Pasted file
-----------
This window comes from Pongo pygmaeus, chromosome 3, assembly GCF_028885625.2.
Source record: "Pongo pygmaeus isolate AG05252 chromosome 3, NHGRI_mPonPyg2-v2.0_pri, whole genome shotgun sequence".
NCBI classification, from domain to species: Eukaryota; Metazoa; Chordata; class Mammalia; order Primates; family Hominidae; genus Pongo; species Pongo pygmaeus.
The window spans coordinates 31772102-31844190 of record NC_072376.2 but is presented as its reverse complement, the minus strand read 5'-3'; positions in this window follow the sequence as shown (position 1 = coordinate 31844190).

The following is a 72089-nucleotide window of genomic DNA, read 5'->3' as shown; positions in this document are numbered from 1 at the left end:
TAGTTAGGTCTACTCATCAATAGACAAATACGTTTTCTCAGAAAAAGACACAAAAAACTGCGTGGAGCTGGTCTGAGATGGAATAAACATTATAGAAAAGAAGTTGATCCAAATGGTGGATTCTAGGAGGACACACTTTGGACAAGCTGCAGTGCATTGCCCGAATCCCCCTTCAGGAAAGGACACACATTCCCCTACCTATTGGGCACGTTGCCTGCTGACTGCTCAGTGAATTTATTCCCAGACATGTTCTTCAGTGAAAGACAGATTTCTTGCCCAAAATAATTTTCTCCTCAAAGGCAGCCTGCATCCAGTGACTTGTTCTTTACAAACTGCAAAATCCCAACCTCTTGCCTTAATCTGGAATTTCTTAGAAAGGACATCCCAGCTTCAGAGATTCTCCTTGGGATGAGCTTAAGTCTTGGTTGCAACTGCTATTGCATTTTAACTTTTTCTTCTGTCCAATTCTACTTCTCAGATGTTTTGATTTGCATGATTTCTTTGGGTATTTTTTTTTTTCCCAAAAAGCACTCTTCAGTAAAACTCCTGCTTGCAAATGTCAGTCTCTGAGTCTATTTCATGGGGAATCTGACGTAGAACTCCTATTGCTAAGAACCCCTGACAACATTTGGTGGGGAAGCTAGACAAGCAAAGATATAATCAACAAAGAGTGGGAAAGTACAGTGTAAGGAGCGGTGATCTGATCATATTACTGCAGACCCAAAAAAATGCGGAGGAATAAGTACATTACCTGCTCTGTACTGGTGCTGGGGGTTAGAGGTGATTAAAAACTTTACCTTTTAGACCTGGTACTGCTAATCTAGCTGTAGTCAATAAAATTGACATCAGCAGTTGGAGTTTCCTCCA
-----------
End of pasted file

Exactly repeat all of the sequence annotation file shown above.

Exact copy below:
This window comes from Pongo pygmaeus, chromosome 3, assembly GCF_028885625.2.
Source record: "Pongo pygmaeus isolate AG05252 chromosome 3, NHGRI_mPonPyg2-v2.0_pri, whole genome shotgun sequence".
NCBI classification, from domain to species: Eukaryota; Metazoa; Chordata; class Mammalia; order Primates; family Hominidae; genus Pongo; species Pongo pygmaeus.
The window spans coordinates 31772102-31844190 of record NC_072376.2 but is presented as its reverse complement, the minus strand read 5'-3'; positions in this window follow the sequence as shown (position 1 = coordinate 31844190).

The following is a 72089-nucleotide window of genomic DNA, read 5'->3' as shown; positions in this document are numbered from 1 at the left end:
TAGTTAGGTCTACTCATCAATAGACAAATACGTTTTCTCAGAAAAAGACACAAAAAACTGCGTGGAGCTGGTCTGAGATGGAATAAACATTATAGAAAAGAAGTTGATCCAAATGGTGGATTCTAGGAGGACACACTTTGGACAAGCTGCAGTGCATTGCCCGAATCCCCCTTCAGGAAAGGACACACATTCCCCTACCTATTGGGCACGTTGCCTGCTGACTGCTCAGTGAATTTATTCCCAGACATGTTCTTCAGTGAAAGACAGATTTCTTGCCCAAAATAATTTTCTCCTCAAAGGCAGCCTGCATCCAGTGACTTGTTCTTTACAAACTGCAAAATCCCAACCTCTTGCCTTAATCTGGAATTTCTTAGAAAGGACATCCCAGCTTCAGAGATTCTCCTTGGGATGAGCTTAAGTCTTGGTTGCAACTGCTATTGCATTTTAACTTTTTCTTCTGTCCAATTCTACTTCTCAGATGTTTTGATTTGCATGATTTCTTTGGGTATTTTTTTTTTTCCCAAAAAGCACTCTTCAGTAAAACTCCTGCTTGCAAATGTCAGTCTCTGAGTCTATTTCATGGGGAATCTGACGTAGAACTCCTATTGCTAAGAACCCCTGACAACATTTGGTGGGGAAGCTAGACAAGCAAAGATATAATCAACAAAGAGTGGGAAAGTACAGTGTAAGGAGCGGTGATCTGATCATATTACTGCAGACCCAAAAAAATGCGGAGGAATAAGTACATTACCTGCTCTGTACTGGTGCTGGGGGTTAGAGGTGATTAAAAACTTTACCTTTTAGACCTGGTACTGCTAATCTAGCTGTAGTCAATAAAATTGACATCAGCAGTTGGAGTTTCCTCCA